Over the last nine years, British politics has grown more European. Coalition and minority government has become a staple of political life. Referendums, once considered a Swiss eccentricity, are the pivots on which politics now turns. The Supreme Court has become a de facto constitutional tribunal, an uncontroversial part of the judicial landscape in most European countries.
The Conservative victory in last week’s election would seem to spell the end of this decade-long flirtation with a more continental style of politics. A single party commands the legislature once more. In the absence of a gargantuan rebellion on the Conservative benches, it will be impossible to amend, let alone defeat government proposals. There will be no more referendums, whether on EU membership or Scottish independence. The Supreme Court – if the infamous page 48 of the Conservative manifesto is to be believed – will be straitjacketed.
Yet is Britain ready for majority government – what Lord Hailsham called “elective dictatorship” – once more? The evidence is less clear than the prime minister might like to believe.
The keynote of Boris Johnson’s election campaign was that parliament was “broken” and that only a majority Conservative government could fix it. Indeed, there have been times in the recent past when parliament has appeared on the brink of ruin – the MPs expenses scandal comes to mind. But for Johnson, what finally put parliament beyond the pale – so much so that he attempted to dissolve it – wasn’t any moral misdemeanour, but a procedural decision: namely, its refusal to approve his timetable for the EU Withdrawal Bill.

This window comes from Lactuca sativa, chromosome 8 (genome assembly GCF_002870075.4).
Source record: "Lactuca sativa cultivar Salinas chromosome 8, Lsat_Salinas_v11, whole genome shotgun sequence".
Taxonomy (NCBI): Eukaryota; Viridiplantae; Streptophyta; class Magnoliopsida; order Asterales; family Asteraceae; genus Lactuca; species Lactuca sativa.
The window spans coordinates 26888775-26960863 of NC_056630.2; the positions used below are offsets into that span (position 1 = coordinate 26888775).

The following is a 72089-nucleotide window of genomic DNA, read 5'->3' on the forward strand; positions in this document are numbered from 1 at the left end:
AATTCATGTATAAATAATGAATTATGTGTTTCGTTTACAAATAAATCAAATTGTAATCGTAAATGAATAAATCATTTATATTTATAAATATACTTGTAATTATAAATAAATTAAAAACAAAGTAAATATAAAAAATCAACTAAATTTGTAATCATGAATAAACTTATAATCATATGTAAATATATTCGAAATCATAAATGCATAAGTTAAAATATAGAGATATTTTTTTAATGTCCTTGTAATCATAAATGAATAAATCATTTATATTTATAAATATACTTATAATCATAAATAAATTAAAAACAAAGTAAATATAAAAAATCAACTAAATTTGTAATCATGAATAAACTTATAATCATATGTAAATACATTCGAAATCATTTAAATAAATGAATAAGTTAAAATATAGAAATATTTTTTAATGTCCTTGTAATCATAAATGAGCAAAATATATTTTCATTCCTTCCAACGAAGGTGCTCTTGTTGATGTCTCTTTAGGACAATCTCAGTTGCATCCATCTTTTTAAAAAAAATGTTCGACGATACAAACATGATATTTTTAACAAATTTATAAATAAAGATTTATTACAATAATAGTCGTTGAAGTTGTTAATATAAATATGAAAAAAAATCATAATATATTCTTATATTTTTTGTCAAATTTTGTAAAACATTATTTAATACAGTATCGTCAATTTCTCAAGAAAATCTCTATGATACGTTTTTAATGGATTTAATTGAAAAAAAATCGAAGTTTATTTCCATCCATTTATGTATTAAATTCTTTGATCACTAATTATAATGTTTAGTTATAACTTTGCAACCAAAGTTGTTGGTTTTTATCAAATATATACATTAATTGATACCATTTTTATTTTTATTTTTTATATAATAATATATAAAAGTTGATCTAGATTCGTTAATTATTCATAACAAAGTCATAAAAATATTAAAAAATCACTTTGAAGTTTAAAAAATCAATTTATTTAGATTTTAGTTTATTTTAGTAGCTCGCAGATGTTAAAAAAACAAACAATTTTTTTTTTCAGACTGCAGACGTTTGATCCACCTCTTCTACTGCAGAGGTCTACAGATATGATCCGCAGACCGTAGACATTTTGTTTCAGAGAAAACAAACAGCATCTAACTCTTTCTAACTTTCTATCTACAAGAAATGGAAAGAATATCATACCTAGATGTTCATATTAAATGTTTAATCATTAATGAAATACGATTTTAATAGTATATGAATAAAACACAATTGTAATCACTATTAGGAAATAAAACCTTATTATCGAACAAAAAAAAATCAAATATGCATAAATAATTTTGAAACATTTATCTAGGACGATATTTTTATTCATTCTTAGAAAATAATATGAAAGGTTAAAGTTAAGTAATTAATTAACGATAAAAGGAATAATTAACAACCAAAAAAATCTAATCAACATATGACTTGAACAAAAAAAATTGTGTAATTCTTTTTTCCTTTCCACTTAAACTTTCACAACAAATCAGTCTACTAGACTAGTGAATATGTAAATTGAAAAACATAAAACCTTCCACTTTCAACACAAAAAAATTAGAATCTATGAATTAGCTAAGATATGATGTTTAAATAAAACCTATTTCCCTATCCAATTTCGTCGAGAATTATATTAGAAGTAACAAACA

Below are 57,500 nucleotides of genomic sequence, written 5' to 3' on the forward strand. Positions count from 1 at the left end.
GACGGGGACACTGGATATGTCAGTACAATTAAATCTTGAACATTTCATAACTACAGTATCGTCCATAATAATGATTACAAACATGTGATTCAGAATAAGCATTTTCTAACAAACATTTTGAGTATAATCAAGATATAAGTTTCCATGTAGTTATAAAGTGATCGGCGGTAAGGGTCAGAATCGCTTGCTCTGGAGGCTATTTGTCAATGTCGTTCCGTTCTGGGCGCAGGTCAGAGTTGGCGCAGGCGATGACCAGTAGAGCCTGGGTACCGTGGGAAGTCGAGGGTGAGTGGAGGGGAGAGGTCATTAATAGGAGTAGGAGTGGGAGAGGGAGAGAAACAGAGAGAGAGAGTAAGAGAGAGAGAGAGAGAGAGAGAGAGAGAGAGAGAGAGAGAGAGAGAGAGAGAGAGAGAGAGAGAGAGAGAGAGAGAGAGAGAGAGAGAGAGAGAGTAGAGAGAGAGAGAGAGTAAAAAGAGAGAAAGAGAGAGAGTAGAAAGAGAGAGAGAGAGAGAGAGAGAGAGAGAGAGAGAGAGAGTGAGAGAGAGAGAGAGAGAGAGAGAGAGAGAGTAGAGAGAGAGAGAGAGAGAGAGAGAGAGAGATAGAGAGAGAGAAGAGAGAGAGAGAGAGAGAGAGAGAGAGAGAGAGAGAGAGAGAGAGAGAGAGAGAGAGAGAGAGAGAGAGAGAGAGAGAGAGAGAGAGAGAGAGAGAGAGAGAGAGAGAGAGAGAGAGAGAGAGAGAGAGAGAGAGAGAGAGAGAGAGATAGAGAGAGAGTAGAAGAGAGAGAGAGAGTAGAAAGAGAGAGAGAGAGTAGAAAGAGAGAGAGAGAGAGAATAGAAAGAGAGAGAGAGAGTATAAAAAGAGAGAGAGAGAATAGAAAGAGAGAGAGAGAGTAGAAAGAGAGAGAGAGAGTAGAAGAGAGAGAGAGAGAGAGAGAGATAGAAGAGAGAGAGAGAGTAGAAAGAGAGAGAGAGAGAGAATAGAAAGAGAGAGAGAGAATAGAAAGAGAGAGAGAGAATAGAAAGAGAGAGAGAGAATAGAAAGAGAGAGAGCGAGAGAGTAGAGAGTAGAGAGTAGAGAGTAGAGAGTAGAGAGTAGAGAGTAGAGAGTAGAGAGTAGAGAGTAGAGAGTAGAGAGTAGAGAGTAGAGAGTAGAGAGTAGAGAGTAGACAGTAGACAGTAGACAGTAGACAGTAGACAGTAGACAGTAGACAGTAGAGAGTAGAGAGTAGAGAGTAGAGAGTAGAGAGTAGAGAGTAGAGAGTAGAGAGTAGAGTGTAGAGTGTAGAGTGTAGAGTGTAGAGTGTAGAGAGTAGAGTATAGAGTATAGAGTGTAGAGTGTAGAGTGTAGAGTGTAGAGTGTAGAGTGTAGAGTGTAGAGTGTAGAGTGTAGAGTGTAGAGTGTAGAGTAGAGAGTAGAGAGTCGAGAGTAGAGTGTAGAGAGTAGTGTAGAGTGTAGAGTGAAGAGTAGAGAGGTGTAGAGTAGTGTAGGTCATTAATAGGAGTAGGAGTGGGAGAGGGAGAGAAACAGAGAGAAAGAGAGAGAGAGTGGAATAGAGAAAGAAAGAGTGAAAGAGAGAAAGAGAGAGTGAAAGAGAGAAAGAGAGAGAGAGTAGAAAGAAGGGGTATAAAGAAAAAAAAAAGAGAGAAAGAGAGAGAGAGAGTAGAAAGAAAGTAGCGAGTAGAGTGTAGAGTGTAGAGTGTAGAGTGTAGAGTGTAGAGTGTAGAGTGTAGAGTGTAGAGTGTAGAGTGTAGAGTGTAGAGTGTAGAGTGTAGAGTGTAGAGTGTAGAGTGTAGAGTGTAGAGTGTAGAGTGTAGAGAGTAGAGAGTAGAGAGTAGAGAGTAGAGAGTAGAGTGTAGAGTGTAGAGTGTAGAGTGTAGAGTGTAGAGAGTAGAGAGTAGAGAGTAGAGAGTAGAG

For all Johnson’s talk of parliamentary chaos and delay, the last decade has seen a more representative Westminster than ever before. The Conservative-Lib Dem coalition was the first administration since Churchill’s to command the support of parties with more than half of the popular vote. Johnson talks of his as a “one nation” government, but the only government in recent times to have enjoyed the backing of MPs from all four nations was Theresa May’s, thanks to her confidence and supply agreement with the DUP.
The Conservative-Lib Dem coalition, the hung parliament of the last two and a half years and successive referendums have irreversibly altered the political culture of the UK. Horse-trading, consensus-seeking and compromise have become standard components of political life. Parties now routinely overpromise in their manifestos in the expectation that pledges will be traded away in coalition talks. The referendum on EU membership, meanwhile, has established 50% of public support as the gold standard for any policy.
Tellingly, the parties that defeated Johnson on his timetable motion – Labour, Scottish Nationalist, Liberal Democrat, Plaid Cymru, Green – secured over 50% of the popular vote at the 2017 election. Conservative MPs denounced this measure as a democratic outrage, but the fact is that it emerged from a cross-party alliance that represented the majority of voters.